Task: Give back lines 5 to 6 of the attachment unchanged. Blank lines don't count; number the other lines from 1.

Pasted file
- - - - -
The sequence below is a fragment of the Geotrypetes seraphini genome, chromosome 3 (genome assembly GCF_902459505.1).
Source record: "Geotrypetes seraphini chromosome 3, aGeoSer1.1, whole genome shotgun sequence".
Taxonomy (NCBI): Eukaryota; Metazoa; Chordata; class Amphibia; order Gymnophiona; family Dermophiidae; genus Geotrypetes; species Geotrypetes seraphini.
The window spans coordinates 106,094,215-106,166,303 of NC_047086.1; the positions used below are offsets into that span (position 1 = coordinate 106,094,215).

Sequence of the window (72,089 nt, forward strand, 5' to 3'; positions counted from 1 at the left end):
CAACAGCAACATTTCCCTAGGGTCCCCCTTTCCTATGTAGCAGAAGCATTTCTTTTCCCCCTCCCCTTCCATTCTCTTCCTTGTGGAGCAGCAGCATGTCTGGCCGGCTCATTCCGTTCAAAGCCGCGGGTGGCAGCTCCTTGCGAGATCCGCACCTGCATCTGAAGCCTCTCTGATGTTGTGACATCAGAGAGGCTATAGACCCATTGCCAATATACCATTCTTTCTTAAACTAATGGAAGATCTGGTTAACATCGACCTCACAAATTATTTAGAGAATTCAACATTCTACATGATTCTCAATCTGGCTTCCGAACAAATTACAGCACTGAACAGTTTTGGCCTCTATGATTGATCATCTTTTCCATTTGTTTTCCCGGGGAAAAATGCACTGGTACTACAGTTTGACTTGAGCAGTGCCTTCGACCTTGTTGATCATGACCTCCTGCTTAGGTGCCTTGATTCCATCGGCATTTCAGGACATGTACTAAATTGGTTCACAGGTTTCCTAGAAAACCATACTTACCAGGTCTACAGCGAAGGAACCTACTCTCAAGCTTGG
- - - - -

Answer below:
Sequence of the window (72,089 nt, forward strand, 5' to 3'; positions counted from 1 at the left end):
CAACAGCAACATTTCCCTAGGGTCCCCCTTTCCTATGTAGCAGAAGCATTTCTTTTCCCCCTCCCCTTCCATTCTCTTCCTTGTGGAGCAGCAGCATGTCTGGCCGGCTCATTCCGTTCAAAGCCGCGGGTGGCAGCTCCTTGCGAGATCCGCACCTGCATCTGAAGCCTCTCTGATGTTGTGACATCAGAGAGGCTATAGACCCATTGCCAATATACCATTCTTTCTTAAACTAATGGAAGATCTGGTTAACATCGACCTCACAAATTATTTAGAGAATTCAACATTCTACATGATTCTCAATCTGGCTTCCGAACAAATTACAGCACTGAACAGTTTTGGCCTCTATGATTGATCATCTTTTCCATTTGTTTTCCCGGGGAAAAATGCACTGGTACTACAGTTTGACTTGAGCAGTGCCTTCGACCTTGTTGATCATGACCTCCTGCTTAGGTGCCTTGATTCCATCGGCATTTCAGGACATGTACTAAATTGGTTCACAGGTTTCCTAGAAAACCATACTTACCAGGTCTACAGCGAAGGAACCTACTCTCAAGCTTGG